- The Washington Times - Thursday, June 16, 2022

When it rains, it pours.

Abbott Laboratories had to stop production of its EleCare formula at the plant in Sturgis, Michigan, because storms flooded the plant, delaying output for a few weeks.

The company had restarted production less than two weeks ago after a lengthy regulatory shutdown that fueled a nationwide shortage in baby formula.

“Severe thunderstorms and heavy rains came through southwestern Michigan on Monday evening, resulting in high winds, hail, power outages and flood damage throughout the area,” the company said Wednesday. “These torrential storms produced significant rainfall in a short period of time – overwhelming the city’s stormwater system in Sturgis, Mich., and resulting in flooding in parts of the city, including areas of our plant.”

The good news is Abbott says it has enough existing supply of the specialty formula to keep things moving while they inspect the plant and reopen it in consultation with the FDA.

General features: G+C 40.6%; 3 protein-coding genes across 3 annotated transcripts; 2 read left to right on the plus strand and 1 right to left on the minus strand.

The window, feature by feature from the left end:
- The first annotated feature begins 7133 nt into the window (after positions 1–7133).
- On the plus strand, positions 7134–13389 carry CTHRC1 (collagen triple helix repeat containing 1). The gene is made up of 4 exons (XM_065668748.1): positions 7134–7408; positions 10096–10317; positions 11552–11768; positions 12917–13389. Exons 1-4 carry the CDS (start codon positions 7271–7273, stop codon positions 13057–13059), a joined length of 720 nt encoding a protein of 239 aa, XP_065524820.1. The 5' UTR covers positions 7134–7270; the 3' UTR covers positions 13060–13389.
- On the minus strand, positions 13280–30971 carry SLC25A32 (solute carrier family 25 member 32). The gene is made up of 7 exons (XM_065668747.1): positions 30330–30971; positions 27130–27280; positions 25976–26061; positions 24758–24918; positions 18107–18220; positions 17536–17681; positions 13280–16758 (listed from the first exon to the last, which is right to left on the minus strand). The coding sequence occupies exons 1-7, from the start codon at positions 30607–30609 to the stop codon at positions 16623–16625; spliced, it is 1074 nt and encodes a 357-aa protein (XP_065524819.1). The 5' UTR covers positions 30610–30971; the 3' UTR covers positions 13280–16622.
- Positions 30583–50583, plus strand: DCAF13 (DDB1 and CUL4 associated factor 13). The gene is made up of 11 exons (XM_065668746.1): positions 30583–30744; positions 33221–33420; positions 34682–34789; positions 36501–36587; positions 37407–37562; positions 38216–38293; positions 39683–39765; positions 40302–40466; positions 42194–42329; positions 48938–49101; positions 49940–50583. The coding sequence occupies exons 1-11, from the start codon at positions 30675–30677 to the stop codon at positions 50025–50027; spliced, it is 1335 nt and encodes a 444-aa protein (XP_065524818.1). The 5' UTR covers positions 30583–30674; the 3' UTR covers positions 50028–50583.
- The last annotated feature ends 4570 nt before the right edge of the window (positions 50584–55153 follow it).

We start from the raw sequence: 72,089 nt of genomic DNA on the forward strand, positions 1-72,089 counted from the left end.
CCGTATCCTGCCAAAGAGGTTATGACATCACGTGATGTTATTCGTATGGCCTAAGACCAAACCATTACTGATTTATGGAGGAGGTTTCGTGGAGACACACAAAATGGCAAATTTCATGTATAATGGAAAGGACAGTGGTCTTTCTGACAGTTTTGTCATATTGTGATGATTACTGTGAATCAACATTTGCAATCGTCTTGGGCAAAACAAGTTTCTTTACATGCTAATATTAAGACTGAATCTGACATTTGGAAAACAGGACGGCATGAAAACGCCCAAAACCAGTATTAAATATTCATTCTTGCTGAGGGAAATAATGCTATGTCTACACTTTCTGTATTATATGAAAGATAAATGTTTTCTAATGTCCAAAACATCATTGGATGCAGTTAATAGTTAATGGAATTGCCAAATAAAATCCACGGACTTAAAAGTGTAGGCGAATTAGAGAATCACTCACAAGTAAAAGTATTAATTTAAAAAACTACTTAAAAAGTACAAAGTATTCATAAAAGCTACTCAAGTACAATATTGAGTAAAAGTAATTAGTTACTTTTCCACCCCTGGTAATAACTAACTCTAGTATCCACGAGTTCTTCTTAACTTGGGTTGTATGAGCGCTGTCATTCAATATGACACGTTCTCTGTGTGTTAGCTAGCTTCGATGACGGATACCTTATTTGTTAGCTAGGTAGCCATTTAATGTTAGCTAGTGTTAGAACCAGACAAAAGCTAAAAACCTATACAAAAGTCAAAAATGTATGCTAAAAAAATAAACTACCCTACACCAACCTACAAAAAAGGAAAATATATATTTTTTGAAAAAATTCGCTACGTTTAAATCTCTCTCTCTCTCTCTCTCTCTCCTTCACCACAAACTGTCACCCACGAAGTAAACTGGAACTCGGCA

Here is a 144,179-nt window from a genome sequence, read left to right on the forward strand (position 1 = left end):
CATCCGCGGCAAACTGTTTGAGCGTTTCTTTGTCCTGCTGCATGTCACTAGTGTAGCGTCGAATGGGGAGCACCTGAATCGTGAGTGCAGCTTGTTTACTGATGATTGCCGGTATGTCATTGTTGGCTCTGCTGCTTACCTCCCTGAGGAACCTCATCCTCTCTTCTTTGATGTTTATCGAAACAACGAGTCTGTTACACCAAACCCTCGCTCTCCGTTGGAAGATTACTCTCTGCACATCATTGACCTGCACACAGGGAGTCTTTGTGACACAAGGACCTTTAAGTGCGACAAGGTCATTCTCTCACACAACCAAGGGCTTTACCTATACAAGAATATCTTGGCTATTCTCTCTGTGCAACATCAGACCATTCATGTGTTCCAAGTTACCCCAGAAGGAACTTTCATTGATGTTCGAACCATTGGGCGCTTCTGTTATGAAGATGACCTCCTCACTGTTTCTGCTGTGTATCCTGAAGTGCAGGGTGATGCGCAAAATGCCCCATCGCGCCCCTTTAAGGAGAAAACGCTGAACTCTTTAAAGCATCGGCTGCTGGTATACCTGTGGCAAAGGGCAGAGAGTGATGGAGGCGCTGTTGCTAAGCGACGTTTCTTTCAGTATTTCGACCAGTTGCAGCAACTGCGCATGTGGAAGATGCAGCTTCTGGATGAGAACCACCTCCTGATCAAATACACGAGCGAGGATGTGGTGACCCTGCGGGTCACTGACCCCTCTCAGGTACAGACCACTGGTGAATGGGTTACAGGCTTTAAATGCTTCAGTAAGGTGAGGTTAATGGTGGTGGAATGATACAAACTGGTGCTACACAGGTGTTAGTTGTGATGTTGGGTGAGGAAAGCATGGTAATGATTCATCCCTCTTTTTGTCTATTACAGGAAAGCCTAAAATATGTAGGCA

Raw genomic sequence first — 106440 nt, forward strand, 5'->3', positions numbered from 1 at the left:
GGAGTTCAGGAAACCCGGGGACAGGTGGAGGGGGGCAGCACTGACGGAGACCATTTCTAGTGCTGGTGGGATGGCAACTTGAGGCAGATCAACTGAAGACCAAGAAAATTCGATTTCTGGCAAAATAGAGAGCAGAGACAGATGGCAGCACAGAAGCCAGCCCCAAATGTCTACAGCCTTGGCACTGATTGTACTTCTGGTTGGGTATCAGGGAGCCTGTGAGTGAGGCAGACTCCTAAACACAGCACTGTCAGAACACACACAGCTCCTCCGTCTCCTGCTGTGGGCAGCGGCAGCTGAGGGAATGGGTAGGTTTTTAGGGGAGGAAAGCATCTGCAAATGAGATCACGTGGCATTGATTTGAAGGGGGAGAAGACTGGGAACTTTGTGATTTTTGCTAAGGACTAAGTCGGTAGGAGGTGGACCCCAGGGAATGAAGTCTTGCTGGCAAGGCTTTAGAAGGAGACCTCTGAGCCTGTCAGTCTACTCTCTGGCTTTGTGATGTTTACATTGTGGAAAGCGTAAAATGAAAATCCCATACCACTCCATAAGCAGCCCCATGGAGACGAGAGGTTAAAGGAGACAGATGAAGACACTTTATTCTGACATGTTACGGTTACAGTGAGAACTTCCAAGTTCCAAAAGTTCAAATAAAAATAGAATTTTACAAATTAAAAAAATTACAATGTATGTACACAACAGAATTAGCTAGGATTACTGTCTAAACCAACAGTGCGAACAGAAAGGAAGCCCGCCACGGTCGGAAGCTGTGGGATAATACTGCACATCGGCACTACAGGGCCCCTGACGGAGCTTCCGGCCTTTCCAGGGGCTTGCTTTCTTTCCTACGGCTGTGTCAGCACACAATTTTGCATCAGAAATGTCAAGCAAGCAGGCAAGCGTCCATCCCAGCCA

“Based upon historical demand and current projections, Abbott has ample existing supply of EleCare and most of its specialty and metabolic formulas to meet needs for these products until new product is available,” the company said. “These products are being released to consumers in need in coordination with healthcare professionals.”

Abbott is trying to get back to normal after a months-long shutdown due to safety concerns at the Sturgis plant.

Regularly confusion around the lengthy shutdown became a black eye for the Biden administration, which was caught flat-footed by a resulting formula shortage. The episode raised questions about whether the U.S. is too reliant on a few companies for baby formula.

• Tom Howell Jr. can be reached at thowell@washingtontimes.com.

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